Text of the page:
The ghosts of a neglectful, abusive zoo

Like an abandoned prison or asylum, the overgrown grounds of the now-shuttered Marghazar Zoo are filled with ghosts, and their rusting, barred enclosures hold sad clues to the neglect and mistreatment its inhabitants endured.

The most haunting site is the scarred concrete hangar where Kaavan the Asian elephant – the zoo’s main attraction – spent years in isolation, often immobilised by leg chains, rocking back and forth for hours. A heavy ring is still bolted to the floor, surrounded by brown husks of the sugar cane that was his only diet.

Six weeks ago, Kaavan was freed from his prison, after a crusading Pakistani judge took an interest in the zoo’s problems and foreign activists led by the singer Cher took up his plight. On 30 November, the long-suffering elephant was flown in a custom-built steel box to a sanctuary in Cambodia. Animal lovers worldwide cheered.

But for years, while the zoo attracted thousands of visitors, many of its animals met harsh or unknown fates. Rights groups and journalists say animals were chronically underfed and poorly attended when sick. Dozens died, often of causes that were never explained. Others disappeared or may have been sold for profit.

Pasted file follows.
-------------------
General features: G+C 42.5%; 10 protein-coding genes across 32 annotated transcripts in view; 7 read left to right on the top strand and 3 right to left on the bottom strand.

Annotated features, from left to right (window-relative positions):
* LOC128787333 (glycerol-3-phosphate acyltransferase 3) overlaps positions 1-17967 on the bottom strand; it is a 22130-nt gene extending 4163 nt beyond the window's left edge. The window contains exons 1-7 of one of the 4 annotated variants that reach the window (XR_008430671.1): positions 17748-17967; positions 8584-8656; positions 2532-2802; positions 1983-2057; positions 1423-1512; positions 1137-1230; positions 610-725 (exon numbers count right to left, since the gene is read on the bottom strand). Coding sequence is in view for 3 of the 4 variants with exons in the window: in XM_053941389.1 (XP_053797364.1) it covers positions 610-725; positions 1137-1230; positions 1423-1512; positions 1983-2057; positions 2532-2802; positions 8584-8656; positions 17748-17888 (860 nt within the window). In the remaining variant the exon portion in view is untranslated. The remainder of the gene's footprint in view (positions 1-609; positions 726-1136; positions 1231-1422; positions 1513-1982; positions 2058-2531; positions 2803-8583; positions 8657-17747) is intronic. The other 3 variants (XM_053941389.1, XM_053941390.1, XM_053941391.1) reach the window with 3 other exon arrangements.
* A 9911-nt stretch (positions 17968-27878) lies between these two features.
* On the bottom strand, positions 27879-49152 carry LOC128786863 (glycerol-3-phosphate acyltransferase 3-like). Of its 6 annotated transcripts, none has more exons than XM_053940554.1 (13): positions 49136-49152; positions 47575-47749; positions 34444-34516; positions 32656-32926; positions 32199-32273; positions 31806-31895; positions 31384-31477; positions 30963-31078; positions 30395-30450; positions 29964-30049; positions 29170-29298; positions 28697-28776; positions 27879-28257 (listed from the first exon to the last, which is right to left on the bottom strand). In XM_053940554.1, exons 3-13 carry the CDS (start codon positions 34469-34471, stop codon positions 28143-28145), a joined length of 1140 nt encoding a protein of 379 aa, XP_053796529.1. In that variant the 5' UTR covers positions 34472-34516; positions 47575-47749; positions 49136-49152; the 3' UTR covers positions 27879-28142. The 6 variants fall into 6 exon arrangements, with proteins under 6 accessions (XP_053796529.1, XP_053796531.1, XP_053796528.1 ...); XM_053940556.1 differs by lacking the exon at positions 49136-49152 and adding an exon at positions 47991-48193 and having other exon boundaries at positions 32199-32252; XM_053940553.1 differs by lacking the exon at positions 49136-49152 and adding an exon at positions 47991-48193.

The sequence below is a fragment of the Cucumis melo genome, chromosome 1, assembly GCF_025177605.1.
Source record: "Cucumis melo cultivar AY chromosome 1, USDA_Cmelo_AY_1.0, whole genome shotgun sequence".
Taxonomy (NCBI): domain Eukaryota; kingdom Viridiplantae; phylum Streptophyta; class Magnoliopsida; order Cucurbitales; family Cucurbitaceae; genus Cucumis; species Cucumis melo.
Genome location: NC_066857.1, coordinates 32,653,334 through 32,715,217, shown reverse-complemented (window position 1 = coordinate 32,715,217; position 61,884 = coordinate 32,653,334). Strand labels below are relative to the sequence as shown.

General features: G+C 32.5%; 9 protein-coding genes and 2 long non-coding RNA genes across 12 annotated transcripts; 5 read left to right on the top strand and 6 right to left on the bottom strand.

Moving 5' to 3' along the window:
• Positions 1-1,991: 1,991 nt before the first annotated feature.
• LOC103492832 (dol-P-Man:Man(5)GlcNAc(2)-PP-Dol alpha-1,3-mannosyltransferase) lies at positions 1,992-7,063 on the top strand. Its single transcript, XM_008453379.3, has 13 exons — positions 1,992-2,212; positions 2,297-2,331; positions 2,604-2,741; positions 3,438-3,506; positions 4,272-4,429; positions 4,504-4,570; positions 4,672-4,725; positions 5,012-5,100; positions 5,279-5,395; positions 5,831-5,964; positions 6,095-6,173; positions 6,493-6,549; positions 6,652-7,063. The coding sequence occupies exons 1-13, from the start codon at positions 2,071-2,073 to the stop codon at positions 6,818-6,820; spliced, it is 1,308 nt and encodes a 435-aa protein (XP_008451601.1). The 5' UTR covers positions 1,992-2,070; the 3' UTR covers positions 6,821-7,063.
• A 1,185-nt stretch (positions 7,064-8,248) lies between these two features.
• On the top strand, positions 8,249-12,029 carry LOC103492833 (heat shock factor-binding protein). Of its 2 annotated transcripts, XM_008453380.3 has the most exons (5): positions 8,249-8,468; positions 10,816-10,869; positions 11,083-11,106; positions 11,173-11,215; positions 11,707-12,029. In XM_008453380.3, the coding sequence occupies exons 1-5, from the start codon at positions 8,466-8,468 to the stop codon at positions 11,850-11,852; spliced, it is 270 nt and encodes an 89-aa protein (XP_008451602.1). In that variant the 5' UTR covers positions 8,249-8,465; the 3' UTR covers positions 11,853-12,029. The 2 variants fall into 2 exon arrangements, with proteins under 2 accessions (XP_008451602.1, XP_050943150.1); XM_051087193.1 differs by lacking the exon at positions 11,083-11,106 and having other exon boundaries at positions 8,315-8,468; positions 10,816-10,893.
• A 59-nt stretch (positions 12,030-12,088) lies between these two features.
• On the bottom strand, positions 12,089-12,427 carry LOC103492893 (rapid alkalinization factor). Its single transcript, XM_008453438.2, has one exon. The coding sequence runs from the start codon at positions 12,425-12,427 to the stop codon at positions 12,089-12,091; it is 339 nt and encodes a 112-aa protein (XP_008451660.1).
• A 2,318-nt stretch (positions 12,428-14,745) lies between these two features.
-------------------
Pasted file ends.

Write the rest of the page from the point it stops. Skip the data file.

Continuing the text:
“There was only one qualified veterinarian at the zoo, and none of the other staff had the training to manage or care for animals,” says Muhammad bin Naveez, founder of an informal group called Friends of the Islamabad Zoo. “We visited all the time, and we tried to point out problems we saw, but nobody listened.” He says workers were often hired through political connections or made money on concessions. “Nobody gave a damn.”

The Marghazar Zoo is now closed, its cages empty, the grounds to be turned into a modern wildlife conservation park. Malik Amin Aslam, the top official at the Ministry of Climate Change, says the closure has created an “opportunity to start from scratch and do things right.” He blamed most of the zoo’s past problems on “mismanagement”.

“The lesson is clear,” he says. “We have to care for our animals and nature. We have to have proper administration, not let unreliable people be in charge.”

Other city zoos in Pakistan have had similarly troubled histories. A giraffe died several weeks ago at the Peshawar Zoo in northwestern Pakistan, and lions were recently discovered starving at the Karachi zoo. The sprawling Lahore zoo, more than 150 years old, has lost chimpanzees, Bengal tigers and black bears to disease in recent years, and other animals have reportedly shown signs of severe psychological illness.